Below is a side-by-side comparison of the specs of the two cameras to facilitate a quick review of their differences and common features.

    Camera Specifications
    Camera Model Nikon D40X Sony HX95
    Camera Type Digital single lens reflex Fixed lens compact camera
    Camera Lens Nikon F mount lenses 24-720mm f/3.5-6.4
    Launch Date March 2007 August 2018
    Launch Price USD 729 USD 429
    Sensor Specs Nikon D40X Sony HX95
    Sensor Technology CCD CMOS
    Sensor Format APS-C Sensor 1/2.3" Sensor
    Sensor Size 23.6 x 15.8 mm 6.17 x 4.55 mm
    Sensor Area 372.88 mm2 28.0735 mm2
    Sensor Diagonal 28.4 mm 7.7 mm
    Crop Factor 1.5x 5.6x
    Sensor Resolution 10 Megapixels 18 Megapixels
    Image Resolution 3872 x 2592 pixels 4896 x 3672 pixels
    Pixel Pitch 6.11 μm 1.25 μm
    Pixel Density 2.69 MP/cm2 64.04 MP/cm2
    Moiré control Anti-Alias filter no AA filter
    Movie Capability no Video 4K/30p Video
    ISO Setting 100 - 1,600 ISO 80 - 3,200 ISO
    ISO Boost 100 - 3,200 ISO 80 - 6,400 ISO
    Image Processor EXPEED BIONZ X
    DXO Sensor Quality (score) 63 ..
    DXO Color Depth (bits) 22.4 ..
    DXO Dynamic Range (EV) 11.4 ..
    DXO Low Light (ISO) 516 ..
    Screen Specs Nikon D40X Sony HX95
    Viewfinder Type Optical viewfinder Electronic viewfinder
    Viewfinder Field of View 95% 100%
    Viewfinder Magnification 0.53x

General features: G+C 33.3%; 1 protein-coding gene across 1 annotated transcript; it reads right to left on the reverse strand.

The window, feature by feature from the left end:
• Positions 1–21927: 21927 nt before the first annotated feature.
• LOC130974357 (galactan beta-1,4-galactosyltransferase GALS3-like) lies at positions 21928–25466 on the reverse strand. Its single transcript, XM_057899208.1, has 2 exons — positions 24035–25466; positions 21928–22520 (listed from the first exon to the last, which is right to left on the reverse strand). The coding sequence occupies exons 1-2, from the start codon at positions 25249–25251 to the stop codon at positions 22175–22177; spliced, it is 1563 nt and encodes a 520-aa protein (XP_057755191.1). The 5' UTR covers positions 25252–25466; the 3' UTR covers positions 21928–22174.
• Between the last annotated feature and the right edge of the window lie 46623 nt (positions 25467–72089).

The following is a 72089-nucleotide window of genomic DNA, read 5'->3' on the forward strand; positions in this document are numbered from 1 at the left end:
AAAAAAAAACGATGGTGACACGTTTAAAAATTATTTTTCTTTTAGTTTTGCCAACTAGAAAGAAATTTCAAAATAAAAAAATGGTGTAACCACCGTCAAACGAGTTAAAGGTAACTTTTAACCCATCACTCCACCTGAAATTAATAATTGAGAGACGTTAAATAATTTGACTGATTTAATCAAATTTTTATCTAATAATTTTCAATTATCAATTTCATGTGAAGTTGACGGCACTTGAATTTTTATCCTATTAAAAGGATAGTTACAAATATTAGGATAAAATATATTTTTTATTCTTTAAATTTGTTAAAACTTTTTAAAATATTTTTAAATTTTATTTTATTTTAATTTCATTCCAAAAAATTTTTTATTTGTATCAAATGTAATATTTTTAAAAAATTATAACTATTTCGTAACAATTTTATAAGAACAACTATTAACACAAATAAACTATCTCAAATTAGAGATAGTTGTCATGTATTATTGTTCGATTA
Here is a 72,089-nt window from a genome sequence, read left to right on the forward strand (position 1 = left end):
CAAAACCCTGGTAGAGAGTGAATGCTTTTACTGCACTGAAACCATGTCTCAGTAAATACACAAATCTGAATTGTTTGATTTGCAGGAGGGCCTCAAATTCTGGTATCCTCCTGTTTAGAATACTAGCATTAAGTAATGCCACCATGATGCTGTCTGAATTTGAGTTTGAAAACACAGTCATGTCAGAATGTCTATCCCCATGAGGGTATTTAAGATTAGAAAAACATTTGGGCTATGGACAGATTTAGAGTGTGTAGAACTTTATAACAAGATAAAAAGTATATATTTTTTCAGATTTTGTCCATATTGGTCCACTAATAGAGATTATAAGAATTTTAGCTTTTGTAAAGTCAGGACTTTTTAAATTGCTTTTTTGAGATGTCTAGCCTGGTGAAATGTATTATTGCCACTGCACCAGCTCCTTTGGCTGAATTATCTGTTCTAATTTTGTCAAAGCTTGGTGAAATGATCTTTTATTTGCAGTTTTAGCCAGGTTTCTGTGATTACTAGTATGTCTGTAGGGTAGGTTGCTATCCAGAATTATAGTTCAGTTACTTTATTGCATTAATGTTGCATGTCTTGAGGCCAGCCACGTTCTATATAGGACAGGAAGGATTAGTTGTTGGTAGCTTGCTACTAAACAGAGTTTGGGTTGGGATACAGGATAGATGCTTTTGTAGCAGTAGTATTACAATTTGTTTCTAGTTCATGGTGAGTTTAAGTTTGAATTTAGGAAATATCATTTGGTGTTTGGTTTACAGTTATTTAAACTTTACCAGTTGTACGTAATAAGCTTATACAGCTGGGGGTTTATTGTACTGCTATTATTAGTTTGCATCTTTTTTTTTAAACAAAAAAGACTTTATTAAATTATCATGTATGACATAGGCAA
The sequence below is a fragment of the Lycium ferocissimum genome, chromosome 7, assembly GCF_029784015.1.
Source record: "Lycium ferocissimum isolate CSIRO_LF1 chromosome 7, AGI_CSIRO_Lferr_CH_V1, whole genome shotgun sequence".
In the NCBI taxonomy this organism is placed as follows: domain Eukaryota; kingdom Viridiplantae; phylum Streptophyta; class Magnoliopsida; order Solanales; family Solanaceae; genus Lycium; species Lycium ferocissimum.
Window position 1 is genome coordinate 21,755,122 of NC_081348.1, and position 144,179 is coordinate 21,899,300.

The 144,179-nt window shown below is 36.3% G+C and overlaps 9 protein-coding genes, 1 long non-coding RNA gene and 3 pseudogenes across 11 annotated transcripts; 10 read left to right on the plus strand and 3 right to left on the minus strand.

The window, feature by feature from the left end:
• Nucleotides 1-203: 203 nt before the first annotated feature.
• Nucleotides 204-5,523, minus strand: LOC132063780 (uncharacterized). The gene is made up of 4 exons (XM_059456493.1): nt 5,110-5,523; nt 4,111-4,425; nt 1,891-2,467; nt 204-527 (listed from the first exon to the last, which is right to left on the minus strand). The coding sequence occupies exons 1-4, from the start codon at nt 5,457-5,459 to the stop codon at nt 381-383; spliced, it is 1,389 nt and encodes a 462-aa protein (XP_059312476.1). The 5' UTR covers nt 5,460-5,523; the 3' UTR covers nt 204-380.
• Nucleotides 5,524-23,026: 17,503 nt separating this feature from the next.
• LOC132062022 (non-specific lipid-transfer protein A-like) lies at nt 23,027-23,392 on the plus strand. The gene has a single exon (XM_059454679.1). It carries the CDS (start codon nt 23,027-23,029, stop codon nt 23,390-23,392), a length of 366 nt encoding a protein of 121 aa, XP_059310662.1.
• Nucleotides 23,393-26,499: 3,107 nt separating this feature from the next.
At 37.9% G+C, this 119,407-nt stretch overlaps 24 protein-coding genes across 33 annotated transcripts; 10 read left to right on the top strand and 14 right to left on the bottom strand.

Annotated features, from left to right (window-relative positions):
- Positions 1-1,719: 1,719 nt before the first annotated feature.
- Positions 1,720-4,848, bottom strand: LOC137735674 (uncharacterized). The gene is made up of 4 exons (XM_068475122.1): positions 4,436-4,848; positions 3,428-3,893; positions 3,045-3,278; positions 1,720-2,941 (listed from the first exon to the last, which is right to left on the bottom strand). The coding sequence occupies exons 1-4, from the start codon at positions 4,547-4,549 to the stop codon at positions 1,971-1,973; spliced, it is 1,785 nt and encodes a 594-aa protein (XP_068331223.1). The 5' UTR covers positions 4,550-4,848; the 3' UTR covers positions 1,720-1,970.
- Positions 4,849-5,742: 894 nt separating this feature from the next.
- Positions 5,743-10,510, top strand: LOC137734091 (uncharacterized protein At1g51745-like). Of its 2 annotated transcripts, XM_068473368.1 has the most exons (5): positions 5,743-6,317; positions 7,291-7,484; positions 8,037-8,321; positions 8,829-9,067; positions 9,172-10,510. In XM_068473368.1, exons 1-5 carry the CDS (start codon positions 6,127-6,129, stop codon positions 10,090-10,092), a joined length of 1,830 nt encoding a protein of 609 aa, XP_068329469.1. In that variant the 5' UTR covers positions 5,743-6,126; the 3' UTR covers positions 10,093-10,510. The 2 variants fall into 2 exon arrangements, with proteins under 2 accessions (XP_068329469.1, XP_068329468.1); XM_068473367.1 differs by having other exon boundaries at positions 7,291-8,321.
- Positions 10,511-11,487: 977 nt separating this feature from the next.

Viewfinder Resolution 638k dots
    LCD Framing Live View
    Rear LCD Size 2.5inch 3.0inch
    LCD Resolution 230k dots 922k dots
    LCD Attachment Fixed screen Tilting screen
    Shooting Specs Nikon D40X Sony HX95
    Focus System Phase-detect AF Contrast-detect AF
    Continuous Shooting 3 shutter flaps/s 10 shutter flaps/s
    Fill Flash Build-in Flash Build-in Flash
    Storage Medium SDHC cards MS or SDXC cards
    Second Storage Option Single card slot Single card slot
    UHS card support no no
    Connectivity Specs Nikon D40X Sony HX95
    External Flash Hotshoe no Hotshoe
    USB Connector USB 2.0 USB 2.0
    HDMI Port no HDMI micro HDMI
    Wifi Support no Wifi Wifi built-in
    Near-Field Communication no NFC NFC built-in
    Bluetooth Support no Bluetooth Bluetooth built-in
    Body Specs Nikon D40X Sony HX95
    Battery Type EN-EL9 NP-BX1
    Battery Life (CIPA)520 shots per charge370 shots per charge
    In-Camera Charging no USB charging USB charging
    Body Dimensions 124 x 94 x 64 mm
    (4.9 x 3.7 x 2.5 in)
    102 x 58 x 36 mm
    (4.0 x 2.3 x 1.4 in)
    Camera Weight 522 g (18.4 oz) 242 g (8.5 oz)

    Did you notice an error on this page? If so, please get in touch, so that we can correct the information.